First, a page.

Mark: Right. And being able to make that differentiation, having the discernment is really important. And some of what's required for that is to be able to step back emotionally a little bit, kind of call them the, the, the panic feelings and, or, or the hurt feelings.
Yucca: Which takes practice.
Mark: It does take practice. And, you know, the grounding procedures that we've talked about here on this podcast, many times are super useful for that meditation entering into ritual, trance states.
All of those things can really help you with. Being able to step back and take a dispassionate, look as much as possible at the circumstances that you're in and then really try to sift out, Okay.
this is stuff I have some impact over. This is stuff that I can influence. This is stuff that's beyond my control.
And I, I either that, or it's only very marginally within my control. And so as I approached this adversity, I'm going to put most of my effort into the things that I actually have a lot of influence over. Right. I can affect my own behavior. I can affect my own mentality. And part of what, what is required to get to that decision is to abandon narratives that have to do with personal failure, personal lack of worthiness or, or a general sort of despair at the nature of the world, because all of those are very disempowering.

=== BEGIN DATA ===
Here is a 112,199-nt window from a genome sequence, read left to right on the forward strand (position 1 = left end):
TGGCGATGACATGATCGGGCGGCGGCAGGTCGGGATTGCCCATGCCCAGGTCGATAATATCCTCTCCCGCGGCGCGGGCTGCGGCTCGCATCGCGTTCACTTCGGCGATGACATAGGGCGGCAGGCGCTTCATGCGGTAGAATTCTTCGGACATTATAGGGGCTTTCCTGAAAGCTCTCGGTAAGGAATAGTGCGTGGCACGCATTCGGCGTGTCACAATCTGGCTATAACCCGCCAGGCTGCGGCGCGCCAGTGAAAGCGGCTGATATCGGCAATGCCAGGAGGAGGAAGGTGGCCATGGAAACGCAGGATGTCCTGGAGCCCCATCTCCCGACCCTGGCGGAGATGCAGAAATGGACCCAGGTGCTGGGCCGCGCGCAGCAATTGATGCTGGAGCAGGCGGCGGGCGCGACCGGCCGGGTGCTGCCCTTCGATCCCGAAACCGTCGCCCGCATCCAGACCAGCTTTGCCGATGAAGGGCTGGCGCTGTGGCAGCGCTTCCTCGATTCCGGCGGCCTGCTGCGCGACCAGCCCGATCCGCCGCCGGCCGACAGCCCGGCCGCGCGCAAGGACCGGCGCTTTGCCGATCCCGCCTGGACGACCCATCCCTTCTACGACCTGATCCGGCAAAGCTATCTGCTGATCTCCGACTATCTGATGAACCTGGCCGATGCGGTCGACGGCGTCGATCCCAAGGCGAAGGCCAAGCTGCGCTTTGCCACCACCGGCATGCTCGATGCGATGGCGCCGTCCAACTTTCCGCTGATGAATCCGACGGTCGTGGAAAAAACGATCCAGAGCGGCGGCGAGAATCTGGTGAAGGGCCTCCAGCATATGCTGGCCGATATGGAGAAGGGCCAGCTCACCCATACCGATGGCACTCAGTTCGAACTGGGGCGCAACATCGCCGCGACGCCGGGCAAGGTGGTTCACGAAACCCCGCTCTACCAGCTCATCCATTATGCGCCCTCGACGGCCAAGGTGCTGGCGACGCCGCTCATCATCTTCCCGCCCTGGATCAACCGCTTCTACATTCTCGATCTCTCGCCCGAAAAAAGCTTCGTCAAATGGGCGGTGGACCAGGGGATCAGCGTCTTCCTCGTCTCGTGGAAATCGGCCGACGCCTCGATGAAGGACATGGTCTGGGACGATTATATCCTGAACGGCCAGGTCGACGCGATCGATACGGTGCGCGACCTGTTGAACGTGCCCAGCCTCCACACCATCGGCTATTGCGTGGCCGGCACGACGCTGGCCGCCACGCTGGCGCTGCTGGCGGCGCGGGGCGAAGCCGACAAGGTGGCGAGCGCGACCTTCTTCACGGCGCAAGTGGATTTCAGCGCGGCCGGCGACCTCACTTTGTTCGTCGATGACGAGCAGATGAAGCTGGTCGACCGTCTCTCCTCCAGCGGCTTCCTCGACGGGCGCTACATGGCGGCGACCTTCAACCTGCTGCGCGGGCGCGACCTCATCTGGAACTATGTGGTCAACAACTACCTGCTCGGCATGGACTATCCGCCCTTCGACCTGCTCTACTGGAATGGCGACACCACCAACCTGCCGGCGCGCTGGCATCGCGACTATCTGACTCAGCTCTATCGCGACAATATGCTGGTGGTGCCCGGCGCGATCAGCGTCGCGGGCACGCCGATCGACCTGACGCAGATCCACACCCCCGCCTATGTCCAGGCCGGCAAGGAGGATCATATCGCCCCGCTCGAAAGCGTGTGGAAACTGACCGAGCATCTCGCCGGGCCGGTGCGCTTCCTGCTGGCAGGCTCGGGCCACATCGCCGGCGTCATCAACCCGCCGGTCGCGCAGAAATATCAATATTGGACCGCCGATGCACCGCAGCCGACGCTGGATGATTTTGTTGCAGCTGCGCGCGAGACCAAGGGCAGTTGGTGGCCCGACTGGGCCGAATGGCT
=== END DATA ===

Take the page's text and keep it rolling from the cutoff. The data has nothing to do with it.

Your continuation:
You know, if, if you're, if the place that you're stuck in confronting an adverse situation is why does this always happen to me or It's hopeless. The world is just like that. Then it's very difficult for you to be able to make any changes that are going to improve your situation. So that involves working with that inner critic voice and with your own, self-esteem all the kinds of things we've been talking about throughout this podcast.
You know, relationships feed us and the relationship that feeds us more than any other is our relationship with ourselves.
Yucca: Yeah. It's comes from a Christian tradition, but I've always been quite fond of the serenity. And modified it. So the, it goes may have the serenity to accept the things that I can not change the courage to change the things that I can and the wisdom to know the difference.
Mark: There it is
Mark: Reinhold Niebuhr.